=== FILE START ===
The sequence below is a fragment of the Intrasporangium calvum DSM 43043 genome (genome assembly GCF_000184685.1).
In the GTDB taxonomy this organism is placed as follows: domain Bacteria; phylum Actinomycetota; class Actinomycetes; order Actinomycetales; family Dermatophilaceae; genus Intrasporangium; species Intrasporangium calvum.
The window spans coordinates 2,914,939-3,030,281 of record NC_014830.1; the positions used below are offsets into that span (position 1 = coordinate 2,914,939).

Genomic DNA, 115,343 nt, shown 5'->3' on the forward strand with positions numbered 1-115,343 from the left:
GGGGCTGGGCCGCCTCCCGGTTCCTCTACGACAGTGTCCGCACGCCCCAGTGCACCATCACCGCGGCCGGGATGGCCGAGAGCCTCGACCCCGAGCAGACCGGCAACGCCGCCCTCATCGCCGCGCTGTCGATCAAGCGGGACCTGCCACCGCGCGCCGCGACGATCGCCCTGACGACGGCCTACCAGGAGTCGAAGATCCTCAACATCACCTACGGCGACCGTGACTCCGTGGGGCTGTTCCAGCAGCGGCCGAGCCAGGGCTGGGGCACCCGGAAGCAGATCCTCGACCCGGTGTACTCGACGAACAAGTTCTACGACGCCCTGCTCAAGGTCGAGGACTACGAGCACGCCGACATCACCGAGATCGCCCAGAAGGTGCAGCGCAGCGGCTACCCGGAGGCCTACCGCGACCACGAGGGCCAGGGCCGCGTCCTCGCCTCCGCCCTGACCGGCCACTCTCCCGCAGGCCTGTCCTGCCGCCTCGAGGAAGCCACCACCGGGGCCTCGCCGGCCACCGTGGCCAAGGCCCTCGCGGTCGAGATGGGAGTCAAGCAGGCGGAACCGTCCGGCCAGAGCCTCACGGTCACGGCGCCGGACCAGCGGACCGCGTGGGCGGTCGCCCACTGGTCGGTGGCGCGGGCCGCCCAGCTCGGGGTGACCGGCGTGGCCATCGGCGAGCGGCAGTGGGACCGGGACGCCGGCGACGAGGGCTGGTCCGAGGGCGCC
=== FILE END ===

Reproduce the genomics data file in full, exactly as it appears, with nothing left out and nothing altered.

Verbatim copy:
The sequence below is a fragment of the Intrasporangium calvum DSM 43043 genome (genome assembly GCF_000184685.1).
In the GTDB taxonomy this organism is placed as follows: domain Bacteria; phylum Actinomycetota; class Actinomycetes; order Actinomycetales; family Dermatophilaceae; genus Intrasporangium; species Intrasporangium calvum.
The window spans coordinates 2,914,939-3,030,281 of record NC_014830.1; the positions used below are offsets into that span (position 1 = coordinate 2,914,939).

Genomic DNA, 115,343 nt, shown 5'->3' on the forward strand with positions numbered 1-115,343 from the left:
GGGGCTGGGCCGCCTCCCGGTTCCTCTACGACAGTGTCCGCACGCCCCAGTGCACCATCACCGCGGCCGGGATGGCCGAGAGCCTCGACCCCGAGCAGACCGGCAACGCCGCCCTCATCGCCGCGCTGTCGATCAAGCGGGACCTGCCACCGCGCGCCGCGACGATCGCCCTGACGACGGCCTACCAGGAGTCGAAGATCCTCAACATCACCTACGGCGACCGTGACTCCGTGGGGCTGTTCCAGCAGCGGCCGAGCCAGGGCTGGGGCACCCGGAAGCAGATCCTCGACCCGGTGTACTCGACGAACAAGTTCTACGACGCCCTGCTCAAGGTCGAGGACTACGAGCACGCCGACATCACCGAGATCGCCCAGAAGGTGCAGCGCAGCGGCTACCCGGAGGCCTACCGCGACCACGAGGGCCAGGGCCGCGTCCTCGCCTCCGCCCTGACCGGCCACTCTCCCGCAGGCCTGTCCTGCCGCCTCGAGGAAGCCACCACCGGGGCCTCGCCGGCCACCGTGGCCAAGGCCCTCGCGGTCGAGATGGGAGTCAAGCAGGCGGAACCGTCCGGCCAGAGCCTCACGGTCACGGCGCCGGACCAGCGGACCGCGTGGGCGGTCGCCCACTGGTCGGTGGCGCGGGCCGCCCAGCTCGGGGTGACCGGCGTGGCCATCGGCGAGCGGCAGTGGGACCGGGACGCCGGCGACGAGGGCTGGTCCGAGGGCGCC